Underground vehicles that use hydrostatic technology launched in South Africa

The dual-lift utility vehicle has an 8 m, 2 t crane

2T DUAL-LIFT The dual-lift utility vehicle has an 8 m, 2 t crane

Photo by Kutlwano Matlala

20th September 2019

By: Schalk Burger

Creamer Media Senior Deputy Editor


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Metals industry equipment and service company South African Mining &Smelting Solutions (SAMSS) has launched its range of underground mining utility vehicles in the South African market.

SAMSS, which is a subsidiary of multinational foundry industry equipment manufacturer Dango & Dienenthal, showcased an underground tanker and a dual-lift vehicle to clients at its factory in Ekurhuleni.

Dango & Dienenthal Southern Africa CEO Hannes Goosen says the company tested the vehicles over four years in Russia, where they were designed, built and tested by SAMSS technical director JP van der Linde.

Goosen adds that SAMSS’s vehicles have already met local mining safety standards, including roll-over protection, falling objects protection, automatic stop in the event of a loss of hydraulic pressure, as well as emergency stop systems, including those that are activated when a vehicle loses power while on an incline.

The company will introduce the complete range of the SAMSS Transvers underground utility vehicles, which includes personnel transport, vacuum, mixers and explosives transport vehicles, onto the South African market.

Additionally, SAMSS is designing low-profile versions of these vehicles. The company has secured 90 orders internationally and aims to complete the design of the low-profile vehicles within the next year.

The company provides services and support throughout Africa through the Dango and Dienentha network, as well as its partners’ networks.

The SAMSS vehicles are made by Dango & Dienenthal aluminium and mining equipment subsidiary Hencon in Russia and the Netherlands. SAMSS hopes to gain sufficient orders from the African mining market to establish a factory in South Africa to produce the vehicles, says Goosen.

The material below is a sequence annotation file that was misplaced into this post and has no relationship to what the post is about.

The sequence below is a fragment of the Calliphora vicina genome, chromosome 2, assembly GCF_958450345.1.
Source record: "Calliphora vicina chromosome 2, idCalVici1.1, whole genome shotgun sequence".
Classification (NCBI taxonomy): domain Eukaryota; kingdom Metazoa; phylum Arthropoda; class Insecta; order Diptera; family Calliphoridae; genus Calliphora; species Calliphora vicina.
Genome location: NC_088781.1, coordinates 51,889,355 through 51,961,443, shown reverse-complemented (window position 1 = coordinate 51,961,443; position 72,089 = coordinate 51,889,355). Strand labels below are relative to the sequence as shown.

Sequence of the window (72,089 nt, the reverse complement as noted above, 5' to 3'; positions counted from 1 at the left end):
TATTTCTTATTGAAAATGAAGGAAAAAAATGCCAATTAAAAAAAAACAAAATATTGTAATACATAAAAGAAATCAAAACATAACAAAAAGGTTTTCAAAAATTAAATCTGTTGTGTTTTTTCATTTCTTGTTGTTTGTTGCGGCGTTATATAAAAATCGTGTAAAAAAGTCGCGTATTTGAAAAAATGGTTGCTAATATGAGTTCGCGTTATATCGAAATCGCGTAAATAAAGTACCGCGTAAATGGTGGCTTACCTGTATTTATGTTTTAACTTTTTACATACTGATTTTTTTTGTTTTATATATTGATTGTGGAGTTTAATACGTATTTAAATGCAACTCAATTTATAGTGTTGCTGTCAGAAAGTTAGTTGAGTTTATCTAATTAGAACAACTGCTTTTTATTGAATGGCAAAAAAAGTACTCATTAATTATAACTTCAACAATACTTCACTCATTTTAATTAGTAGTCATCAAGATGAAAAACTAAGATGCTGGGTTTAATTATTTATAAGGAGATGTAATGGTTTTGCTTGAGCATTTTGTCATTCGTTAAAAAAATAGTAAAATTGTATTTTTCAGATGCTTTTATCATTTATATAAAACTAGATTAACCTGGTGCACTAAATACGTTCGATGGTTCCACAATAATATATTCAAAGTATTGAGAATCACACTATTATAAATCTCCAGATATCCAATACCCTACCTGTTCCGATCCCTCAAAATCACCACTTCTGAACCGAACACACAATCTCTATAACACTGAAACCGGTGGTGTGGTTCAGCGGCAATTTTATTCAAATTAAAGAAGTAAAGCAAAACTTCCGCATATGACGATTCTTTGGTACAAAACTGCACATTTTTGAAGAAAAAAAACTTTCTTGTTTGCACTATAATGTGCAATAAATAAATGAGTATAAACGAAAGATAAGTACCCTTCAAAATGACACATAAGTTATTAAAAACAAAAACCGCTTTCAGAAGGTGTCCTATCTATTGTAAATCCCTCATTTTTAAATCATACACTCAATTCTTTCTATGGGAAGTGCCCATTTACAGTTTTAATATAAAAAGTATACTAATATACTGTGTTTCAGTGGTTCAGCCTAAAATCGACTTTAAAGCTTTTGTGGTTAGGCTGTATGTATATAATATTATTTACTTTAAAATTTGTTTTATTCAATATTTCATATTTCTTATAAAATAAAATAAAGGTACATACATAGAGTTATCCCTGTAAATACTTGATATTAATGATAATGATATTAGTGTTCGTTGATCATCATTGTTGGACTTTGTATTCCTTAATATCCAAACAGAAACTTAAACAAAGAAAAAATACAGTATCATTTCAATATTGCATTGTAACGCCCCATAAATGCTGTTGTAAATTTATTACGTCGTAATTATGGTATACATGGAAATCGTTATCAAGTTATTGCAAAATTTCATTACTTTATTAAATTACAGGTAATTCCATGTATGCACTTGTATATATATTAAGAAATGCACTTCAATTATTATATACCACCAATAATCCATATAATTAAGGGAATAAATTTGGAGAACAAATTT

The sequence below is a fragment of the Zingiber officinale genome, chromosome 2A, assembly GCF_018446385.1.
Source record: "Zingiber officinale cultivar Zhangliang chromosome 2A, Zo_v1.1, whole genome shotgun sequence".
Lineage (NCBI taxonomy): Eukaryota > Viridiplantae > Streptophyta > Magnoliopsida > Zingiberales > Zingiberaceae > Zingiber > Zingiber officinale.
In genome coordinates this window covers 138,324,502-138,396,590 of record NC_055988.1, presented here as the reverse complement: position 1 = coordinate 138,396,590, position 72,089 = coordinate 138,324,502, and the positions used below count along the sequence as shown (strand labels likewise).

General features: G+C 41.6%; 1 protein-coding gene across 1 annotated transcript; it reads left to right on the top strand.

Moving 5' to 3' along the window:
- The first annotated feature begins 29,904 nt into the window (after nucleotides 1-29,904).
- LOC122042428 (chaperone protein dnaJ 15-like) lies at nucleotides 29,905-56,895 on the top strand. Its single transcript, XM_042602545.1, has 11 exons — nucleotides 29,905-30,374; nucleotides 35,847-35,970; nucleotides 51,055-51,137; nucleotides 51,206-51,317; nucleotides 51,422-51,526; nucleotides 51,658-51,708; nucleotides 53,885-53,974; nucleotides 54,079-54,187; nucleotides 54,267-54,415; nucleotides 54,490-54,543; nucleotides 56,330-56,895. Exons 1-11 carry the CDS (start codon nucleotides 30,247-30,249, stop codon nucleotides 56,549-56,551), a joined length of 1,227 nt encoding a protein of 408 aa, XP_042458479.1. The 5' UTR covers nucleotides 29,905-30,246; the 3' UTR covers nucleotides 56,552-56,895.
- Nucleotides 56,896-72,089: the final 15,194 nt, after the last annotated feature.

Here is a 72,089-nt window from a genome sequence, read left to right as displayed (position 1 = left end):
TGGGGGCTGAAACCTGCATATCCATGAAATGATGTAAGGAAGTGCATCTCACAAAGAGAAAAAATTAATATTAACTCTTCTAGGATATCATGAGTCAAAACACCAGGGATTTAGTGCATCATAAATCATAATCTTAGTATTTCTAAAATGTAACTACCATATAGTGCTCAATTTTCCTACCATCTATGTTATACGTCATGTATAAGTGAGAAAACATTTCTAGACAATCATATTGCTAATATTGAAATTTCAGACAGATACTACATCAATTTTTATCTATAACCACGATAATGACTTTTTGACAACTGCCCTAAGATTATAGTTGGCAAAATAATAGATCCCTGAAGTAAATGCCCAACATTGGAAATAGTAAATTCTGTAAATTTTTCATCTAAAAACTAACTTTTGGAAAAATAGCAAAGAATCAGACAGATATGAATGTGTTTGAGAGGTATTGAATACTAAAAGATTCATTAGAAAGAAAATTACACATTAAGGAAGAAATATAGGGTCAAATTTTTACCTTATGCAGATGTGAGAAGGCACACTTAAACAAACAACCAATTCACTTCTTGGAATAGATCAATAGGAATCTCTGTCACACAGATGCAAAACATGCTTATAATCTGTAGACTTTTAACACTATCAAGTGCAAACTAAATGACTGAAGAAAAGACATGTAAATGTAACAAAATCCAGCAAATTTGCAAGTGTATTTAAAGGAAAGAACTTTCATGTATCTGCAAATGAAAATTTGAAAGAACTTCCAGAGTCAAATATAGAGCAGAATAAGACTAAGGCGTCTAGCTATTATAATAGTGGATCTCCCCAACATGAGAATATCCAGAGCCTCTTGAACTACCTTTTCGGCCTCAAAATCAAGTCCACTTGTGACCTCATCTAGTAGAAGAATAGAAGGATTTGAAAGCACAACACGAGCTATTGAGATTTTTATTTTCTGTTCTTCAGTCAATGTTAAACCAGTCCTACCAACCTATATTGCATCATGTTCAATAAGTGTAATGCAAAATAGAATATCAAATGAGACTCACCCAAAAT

The vehicles use hydrostatic drive systems, which means that there are no gears, gearboxes or drive shafts. This removes the problem of disproportionate wear on the lower gears of hydrodynamic drive mining vehicles – ss well as associated maintenance – and means that the vehicles have high availability, measured at between 90% and 95% during the trials in Russia.

Each vehicle’s Deutz diesel engine drives a hydraulic pump and hydraulic motor in a closed-loop system for each of the two drive shafts. The vehicles can navigate slopes of up to 20° and water up to 1 m deep.

“The design makes the vehicle fuel efficient, even when subjected to changes in speed, with about 30% efficiency gain, compared with conventional hydrodynamic-drive vehicles operating under similar conditions,” says Van der Linde.

Properly maintaining the hydraulic fluid filters and ensuring oils are clean will result in the vehicles operating effectively for many years, he emphasises.

The vehicles are available in left- or right-hand-drive formats, adds Goosen.

“The global shift to electric vehicles should spur the development of new mines in Africa, and the expansion of existing mines. This is the market we aim to serve, and we also expect to gain orders from local mines. owing to the quality, performance and reliability of these vehicles.”

Edited by Martin Zhuwakinyu
Creamer Media Senior Deputy Editor



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